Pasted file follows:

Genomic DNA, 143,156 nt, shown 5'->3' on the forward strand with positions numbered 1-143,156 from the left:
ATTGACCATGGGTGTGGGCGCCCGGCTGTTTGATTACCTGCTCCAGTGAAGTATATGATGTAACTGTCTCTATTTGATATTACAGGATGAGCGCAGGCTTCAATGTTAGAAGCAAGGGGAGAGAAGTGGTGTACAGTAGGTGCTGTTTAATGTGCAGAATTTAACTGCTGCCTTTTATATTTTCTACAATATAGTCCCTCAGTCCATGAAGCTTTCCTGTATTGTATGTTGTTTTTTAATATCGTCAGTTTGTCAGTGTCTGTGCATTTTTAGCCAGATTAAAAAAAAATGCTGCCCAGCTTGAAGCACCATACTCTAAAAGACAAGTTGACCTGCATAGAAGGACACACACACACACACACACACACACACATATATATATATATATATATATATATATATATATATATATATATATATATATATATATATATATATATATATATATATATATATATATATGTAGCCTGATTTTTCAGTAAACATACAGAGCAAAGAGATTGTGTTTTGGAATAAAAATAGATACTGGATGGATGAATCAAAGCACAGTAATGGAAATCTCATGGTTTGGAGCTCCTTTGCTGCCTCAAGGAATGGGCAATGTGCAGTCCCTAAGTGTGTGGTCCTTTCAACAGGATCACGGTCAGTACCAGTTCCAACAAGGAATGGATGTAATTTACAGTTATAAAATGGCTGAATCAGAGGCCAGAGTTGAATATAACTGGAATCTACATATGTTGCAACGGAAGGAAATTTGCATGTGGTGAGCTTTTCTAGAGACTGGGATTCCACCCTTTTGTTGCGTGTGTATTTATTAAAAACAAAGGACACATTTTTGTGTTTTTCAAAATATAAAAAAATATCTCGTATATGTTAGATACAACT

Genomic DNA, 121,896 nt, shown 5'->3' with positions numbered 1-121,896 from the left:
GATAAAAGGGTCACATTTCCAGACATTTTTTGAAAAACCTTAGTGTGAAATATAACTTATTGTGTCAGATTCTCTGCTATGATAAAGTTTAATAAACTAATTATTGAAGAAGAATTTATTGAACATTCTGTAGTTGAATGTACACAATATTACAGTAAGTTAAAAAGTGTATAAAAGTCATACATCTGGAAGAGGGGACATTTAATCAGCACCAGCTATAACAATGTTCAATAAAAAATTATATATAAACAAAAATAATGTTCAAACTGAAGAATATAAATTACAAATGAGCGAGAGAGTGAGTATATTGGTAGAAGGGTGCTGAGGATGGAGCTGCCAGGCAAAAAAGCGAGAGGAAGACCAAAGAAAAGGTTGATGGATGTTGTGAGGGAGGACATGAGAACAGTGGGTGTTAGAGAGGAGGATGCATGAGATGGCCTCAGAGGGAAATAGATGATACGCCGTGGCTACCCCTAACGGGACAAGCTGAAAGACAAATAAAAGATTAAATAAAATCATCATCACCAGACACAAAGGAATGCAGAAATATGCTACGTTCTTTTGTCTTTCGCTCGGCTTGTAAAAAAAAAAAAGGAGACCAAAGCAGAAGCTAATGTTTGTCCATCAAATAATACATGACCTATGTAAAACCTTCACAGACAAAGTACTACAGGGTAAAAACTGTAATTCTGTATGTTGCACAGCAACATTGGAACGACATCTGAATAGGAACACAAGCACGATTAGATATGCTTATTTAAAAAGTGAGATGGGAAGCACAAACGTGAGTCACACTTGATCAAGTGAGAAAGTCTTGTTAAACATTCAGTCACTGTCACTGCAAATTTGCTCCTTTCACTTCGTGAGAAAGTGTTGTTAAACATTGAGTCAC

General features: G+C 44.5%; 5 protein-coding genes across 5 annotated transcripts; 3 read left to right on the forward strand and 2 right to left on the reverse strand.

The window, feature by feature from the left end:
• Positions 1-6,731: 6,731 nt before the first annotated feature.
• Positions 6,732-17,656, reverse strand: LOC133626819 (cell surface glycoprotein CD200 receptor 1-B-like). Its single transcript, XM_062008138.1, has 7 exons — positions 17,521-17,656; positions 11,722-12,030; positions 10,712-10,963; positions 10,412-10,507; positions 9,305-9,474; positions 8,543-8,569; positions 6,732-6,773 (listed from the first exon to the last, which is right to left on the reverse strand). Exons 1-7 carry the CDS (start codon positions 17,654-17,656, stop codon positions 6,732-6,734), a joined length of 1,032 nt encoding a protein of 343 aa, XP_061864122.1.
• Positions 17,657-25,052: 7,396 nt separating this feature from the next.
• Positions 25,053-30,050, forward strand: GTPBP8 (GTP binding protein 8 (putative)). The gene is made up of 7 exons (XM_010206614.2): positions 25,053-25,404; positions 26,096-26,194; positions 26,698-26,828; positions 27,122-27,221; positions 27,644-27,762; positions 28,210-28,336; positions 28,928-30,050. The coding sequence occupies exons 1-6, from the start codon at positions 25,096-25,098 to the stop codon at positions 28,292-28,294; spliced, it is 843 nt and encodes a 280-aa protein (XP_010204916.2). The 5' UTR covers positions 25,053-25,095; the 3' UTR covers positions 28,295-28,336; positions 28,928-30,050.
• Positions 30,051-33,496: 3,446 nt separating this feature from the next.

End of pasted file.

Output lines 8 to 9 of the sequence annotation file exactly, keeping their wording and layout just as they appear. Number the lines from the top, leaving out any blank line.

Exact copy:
• Positions 6,732-17,656, reverse strand: LOC133626819 (cell surface glycoprotein CD200 receptor 1-B-like). Its single transcript, XM_062008138.1, has 7 exons — positions 17,521-17,656; positions 11,722-12,030; positions 10,712-10,963; positions 10,412-10,507; positions 9,305-9,474; positions 8,543-8,569; positions 6,732-6,773 (listed from the first exon to the last, which is right to left on the reverse strand). Exons 1-7 carry the CDS (start codon positions 17,654-17,656, stop codon positions 6,732-6,734), a joined length of 1,032 nt encoding a protein of 343 aa, XP_061864122.1.
• Positions 17,657-25,052: 7,396 nt separating this feature from the next.